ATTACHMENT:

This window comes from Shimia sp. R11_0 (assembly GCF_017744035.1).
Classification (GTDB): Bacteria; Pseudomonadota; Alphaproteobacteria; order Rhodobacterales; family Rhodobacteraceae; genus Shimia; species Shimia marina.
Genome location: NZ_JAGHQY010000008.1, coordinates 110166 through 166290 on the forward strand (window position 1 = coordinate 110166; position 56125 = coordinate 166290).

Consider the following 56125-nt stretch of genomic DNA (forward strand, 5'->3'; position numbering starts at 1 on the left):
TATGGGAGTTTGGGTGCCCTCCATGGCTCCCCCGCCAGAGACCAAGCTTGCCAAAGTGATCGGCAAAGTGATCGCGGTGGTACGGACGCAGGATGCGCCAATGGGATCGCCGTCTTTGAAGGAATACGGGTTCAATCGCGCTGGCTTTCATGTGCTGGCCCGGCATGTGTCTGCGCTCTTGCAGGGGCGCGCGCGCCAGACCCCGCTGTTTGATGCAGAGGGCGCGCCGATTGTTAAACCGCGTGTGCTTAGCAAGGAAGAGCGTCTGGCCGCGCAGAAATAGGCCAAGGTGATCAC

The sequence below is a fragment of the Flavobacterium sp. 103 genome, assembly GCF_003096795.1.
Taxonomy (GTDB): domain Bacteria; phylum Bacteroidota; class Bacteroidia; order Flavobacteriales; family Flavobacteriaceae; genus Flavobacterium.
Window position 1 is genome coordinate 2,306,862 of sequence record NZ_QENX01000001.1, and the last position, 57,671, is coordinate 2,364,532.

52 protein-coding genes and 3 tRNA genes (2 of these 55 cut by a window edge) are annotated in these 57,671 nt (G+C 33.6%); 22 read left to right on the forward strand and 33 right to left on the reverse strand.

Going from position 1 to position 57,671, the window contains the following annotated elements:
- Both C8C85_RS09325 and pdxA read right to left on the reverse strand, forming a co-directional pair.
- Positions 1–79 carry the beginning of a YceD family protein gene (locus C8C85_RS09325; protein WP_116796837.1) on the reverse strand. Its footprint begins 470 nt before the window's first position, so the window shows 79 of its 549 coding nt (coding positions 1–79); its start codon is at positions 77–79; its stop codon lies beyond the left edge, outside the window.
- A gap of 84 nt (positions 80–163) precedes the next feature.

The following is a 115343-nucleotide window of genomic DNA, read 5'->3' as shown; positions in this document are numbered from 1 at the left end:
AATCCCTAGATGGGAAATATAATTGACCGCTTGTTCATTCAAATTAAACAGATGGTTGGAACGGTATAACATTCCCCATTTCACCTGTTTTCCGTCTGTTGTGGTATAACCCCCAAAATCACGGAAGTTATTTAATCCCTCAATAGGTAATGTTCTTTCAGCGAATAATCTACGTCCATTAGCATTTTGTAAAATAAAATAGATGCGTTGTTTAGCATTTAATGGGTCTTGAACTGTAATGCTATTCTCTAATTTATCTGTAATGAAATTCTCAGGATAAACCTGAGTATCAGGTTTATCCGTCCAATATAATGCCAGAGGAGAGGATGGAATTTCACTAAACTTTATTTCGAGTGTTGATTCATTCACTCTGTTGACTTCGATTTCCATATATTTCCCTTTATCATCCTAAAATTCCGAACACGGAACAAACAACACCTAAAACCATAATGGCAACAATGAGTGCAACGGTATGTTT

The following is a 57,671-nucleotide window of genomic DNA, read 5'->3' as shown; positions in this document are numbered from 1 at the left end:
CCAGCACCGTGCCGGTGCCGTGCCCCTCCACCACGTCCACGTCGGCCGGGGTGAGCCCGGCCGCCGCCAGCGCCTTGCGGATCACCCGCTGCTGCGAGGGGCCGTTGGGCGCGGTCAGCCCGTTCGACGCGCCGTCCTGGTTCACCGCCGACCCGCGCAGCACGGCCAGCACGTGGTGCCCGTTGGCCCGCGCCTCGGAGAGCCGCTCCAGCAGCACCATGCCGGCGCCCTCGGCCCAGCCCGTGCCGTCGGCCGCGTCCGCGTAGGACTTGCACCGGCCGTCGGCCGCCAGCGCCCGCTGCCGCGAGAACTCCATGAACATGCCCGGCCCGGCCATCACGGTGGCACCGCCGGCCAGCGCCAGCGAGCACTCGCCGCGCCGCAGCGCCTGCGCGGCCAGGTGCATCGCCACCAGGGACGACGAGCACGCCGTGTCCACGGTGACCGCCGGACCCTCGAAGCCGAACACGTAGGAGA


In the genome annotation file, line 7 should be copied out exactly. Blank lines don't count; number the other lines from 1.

Taxonomy (GTDB): domain Bacteria; phylum Bacteroidota; class Bacteroidia; order Flavobacteriales; family Flavobacteriaceae; genus Flavobacterium.